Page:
Q: My father gave me a 267 Chevy small block that came from a Malibu. I’d like to drop it into my 1960s-era Chevy truck but I don’t think it’s a strong-enough engine.
I was planning to overbore it to a 305 and put in a Scat 4340 forged crank and H-beam rods. Then I’m going to add an Edelbrock Victor Jr. open plenum intake, a Holley Ultra Double Pumper 650 cfm car, and a COMP Cams Thumpr camshaft.
Do these parts seem like a good selection? I’m new to the automotive scene.
A: Welcome to the wrench-turning hobby! Just a warning: It’s addicting.
You may want to hold on to the 267 for a future project.
A stronger choice for your truck would be a stock 350 Chevy small block. You wouldn’t need to overbore it or add the crank and rods. You’ve picked a quality intake and carb, however they don’t operate in the best powerband for a truck application.
Instead, consider using an Edelbrock Performer intake manifold with a 600 cfm carburetor.
This combination will start building power at 1,500 rpm—which is perfect for your pickup. With the addition of your Thumpr cam, you’ll generate some serious power and be able to run on pump gas.
Have fun with your new hauler!
“You may want to hold on to the 267 for a future project.” In other words, like anchoring a boat mooring. To bore for 305 pistons you’d need a .2736″ overbore…you’d be well into the next county by then.
A 5.3 LS could be had for the price of the parts mentioned A modern proven performer that will run well in stock form on modern gas
Chevrolet didn’t make a 267cu in small block that I know of. but they did make a 265.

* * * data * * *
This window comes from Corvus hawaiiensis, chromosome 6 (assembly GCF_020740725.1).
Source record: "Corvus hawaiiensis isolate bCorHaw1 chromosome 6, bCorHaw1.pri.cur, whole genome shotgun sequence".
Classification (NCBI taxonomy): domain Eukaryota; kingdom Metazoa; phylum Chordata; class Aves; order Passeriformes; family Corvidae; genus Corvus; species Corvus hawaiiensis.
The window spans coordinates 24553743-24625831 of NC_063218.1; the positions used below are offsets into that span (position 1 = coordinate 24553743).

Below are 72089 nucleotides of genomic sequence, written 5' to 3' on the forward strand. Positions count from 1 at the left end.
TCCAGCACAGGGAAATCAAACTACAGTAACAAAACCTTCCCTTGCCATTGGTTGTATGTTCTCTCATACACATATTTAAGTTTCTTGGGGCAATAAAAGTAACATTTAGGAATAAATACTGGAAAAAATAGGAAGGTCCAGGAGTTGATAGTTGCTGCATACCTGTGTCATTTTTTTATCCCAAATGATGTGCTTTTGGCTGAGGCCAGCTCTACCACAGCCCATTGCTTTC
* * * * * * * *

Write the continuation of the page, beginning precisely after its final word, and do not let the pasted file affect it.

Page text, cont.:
Hey Rick, the 267 is kind of a footnote in Mouse Motor history: Chevy introduced it in 1979 and discontinued it in 1982.
The 267 powered a handful of larger RWD Chevy cars, like the Impala, Camaro, and El Camino.
It used the 350’s crakshaft, with its 3.48″ stroke, and had a 3.5″ bore.
As soon as I posted that, I kinda remembered the 267.
I would not use a Chevy 267 engine for anything except the pans and bolts if it doesn’t run. This was a bad idea from Gm and very low power.
The only way I would use a 267 engine is if it runs and you need to move or drive the truck temporarily. This way everything would be wired up and ready to go for a fresh 350 or larger small block. All the external parts like the starter,alternator and powers steering pump and pump would work.
I would not spend any serious money on a small engine unless you where restoring a original 283 engine vehicle and I would think twice before doing this.
Chevy made lots of small Engines but if is not a 4 inch bore and no size restriction like a racing class go with the more common motors. This way if you pick a cam and other parts they where designed for the application.